This three-bedroom residence at 1377 Kuulei St. in Waiakea Uka will be sold Nov. 9 in a public auction. The home was acquired by Kenneth and Yvonne Mathison when they married in 1991. - William Ing/Tribune-Herald

Budget for schools OK

BOE passes charter funds; advocates crying foul

by Nancy Cook Lauer
Stephens Honolulu Bureau

HONOLULU --The state Board of Education calls the 2007-09 charter school budget an increase of more than $1,000 per pupil. But charter school advocates say the board actually cut the budget by removing all funding for facilities.

The BOE was set to approve the spending plan Thursday night on the recommendation of the Committee on Budget and Fiscal Accountability. It next goes to the governor, who will use it when creating her own budget proposal to submit to the Legislature.

Committee Chairman Garret Toguchi said the budget is a $20 million increase over the board's approved budget for fiscal year 2006-07. But said charter advocates said that figure is misleading because it doesn't take into account money the governor and Legislature added to the BOE budget for facilities for the schools.

"This is going to create a crisis for charter schools for the next two years," said Maunalei Love, interim director of the Charter School Administrative Office.


The charter schools will have to tap into their operating funds to pay their rent, not to mention any maintenance or upkeep that's required, said Hawaii Charter Schools Network President John Thatcher, principal of Innovations Public Charter School in downtown Hilo.

"None of the other public schools in the state have to do that," Thatcher said.

But Department of Education spokesman Greg Knudsen said more than half of all charter school students are in public facilities, which have other funding sources.

"The charter schools have really made some tremendous gains in the past several years in terms of the level of their support," Knudsen said.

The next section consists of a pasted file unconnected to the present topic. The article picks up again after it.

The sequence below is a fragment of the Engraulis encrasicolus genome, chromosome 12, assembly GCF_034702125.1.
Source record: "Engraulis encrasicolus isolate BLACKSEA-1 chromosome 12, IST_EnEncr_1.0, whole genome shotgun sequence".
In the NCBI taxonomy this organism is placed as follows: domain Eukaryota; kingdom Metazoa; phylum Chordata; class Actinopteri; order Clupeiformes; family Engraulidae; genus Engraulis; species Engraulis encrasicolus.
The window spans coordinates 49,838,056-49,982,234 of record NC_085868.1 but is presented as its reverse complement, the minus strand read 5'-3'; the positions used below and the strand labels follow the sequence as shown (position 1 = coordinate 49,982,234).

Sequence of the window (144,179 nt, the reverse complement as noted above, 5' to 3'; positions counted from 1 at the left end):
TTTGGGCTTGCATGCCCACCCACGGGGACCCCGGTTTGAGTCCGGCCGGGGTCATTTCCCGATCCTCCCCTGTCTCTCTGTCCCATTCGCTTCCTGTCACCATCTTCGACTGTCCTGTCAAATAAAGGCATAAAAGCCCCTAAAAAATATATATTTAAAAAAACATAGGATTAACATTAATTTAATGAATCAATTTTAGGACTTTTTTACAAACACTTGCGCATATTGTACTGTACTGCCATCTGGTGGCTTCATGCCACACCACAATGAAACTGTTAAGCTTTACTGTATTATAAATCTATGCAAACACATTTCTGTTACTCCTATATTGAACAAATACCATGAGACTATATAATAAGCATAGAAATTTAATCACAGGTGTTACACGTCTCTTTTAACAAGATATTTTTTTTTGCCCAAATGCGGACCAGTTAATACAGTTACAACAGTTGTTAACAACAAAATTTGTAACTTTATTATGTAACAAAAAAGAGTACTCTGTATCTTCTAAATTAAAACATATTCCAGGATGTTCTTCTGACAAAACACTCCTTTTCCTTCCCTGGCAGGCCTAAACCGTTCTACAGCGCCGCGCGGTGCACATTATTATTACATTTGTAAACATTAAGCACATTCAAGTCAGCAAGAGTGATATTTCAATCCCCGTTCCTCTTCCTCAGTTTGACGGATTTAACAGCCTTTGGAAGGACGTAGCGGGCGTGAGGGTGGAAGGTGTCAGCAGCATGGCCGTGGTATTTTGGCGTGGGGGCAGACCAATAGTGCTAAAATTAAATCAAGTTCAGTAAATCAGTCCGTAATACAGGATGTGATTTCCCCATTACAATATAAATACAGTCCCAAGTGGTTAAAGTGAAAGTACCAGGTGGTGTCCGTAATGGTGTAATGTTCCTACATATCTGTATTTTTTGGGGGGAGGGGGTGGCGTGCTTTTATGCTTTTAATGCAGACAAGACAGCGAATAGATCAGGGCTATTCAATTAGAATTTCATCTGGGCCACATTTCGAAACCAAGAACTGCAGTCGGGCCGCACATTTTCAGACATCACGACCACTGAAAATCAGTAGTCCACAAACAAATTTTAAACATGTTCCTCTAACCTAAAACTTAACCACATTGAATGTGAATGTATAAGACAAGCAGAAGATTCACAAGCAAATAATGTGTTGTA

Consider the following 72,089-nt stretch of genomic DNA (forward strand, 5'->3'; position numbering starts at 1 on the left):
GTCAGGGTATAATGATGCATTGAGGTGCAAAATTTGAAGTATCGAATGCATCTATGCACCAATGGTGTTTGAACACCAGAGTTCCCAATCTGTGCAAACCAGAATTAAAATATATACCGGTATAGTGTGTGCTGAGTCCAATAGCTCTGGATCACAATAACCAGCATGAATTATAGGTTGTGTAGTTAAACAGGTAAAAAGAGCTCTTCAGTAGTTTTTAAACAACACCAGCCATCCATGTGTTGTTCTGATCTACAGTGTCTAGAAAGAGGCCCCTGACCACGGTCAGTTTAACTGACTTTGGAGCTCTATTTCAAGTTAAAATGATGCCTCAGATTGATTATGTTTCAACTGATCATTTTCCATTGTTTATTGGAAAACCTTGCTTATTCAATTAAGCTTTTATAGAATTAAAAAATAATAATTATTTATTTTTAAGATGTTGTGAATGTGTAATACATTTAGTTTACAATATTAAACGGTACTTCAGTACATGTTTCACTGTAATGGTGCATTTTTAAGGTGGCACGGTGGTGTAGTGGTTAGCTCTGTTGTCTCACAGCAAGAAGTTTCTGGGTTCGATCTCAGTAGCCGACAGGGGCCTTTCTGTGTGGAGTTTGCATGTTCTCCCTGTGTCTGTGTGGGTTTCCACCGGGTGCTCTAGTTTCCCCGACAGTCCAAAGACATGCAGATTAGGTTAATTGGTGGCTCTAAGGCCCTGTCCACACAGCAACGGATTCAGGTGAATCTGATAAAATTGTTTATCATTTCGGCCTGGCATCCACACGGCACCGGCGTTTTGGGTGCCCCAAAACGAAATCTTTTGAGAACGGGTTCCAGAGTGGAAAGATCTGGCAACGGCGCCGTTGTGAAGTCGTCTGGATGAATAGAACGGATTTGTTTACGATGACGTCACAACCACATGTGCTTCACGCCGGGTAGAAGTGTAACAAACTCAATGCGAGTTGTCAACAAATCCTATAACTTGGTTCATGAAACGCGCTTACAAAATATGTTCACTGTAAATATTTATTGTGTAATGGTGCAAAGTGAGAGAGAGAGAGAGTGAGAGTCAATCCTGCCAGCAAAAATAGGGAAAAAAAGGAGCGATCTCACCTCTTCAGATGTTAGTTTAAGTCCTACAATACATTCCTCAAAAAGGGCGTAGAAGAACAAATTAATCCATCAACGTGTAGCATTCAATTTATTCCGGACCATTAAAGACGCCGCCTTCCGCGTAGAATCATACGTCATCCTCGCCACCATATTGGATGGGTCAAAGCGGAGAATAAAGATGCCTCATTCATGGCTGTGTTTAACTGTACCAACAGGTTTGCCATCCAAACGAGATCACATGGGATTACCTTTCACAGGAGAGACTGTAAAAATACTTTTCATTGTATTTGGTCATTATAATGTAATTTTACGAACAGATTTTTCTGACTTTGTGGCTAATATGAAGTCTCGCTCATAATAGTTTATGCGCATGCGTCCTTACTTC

The budget also provides for three new charter schools, in keeping with state law that allows a new charter school for every existing start-up charter school that receives a three-year or longer accreditation from the Western Association of Schools and Colleges or comparable accreditation authority.

Currently, three start-up charter schools have attained accreditation -- Kihei, Myron B. Thompson Academy and West Hawaii Explorations Academy.

Love asked for $58.4 million for operating expenses for charter schools in fiscal year 2007-08 and $61.9 million for 2008-09. That comes out to $7,175 per student for next year, a 3.3-percent increase over the 2006-07 per-student funding.

Instead, Love said, the BOE budget allocates $6,969 per student, or $29 more per student than this year. The startup schools -- those begun after 1999 -- will actually get $656 less per student, Love said. Currently, all 27 schools serve almost 6,000 students.

"Give us enough to fund the schools. We don't want to worry about where the money is coming from to get by," Love said. "We want to be able to teach the kids."

Nancy Cook Lauer can be reached at nclauer@stephensmedia.com.

 

All rights reserved. Copyright 2006 Hawaii Tribune Herald.
Content on this site may not be archived, retransmitted, saved in a database, or used for any commercial purpose without the express written permission of Hawaii Tribune Herald.

Close Window [x]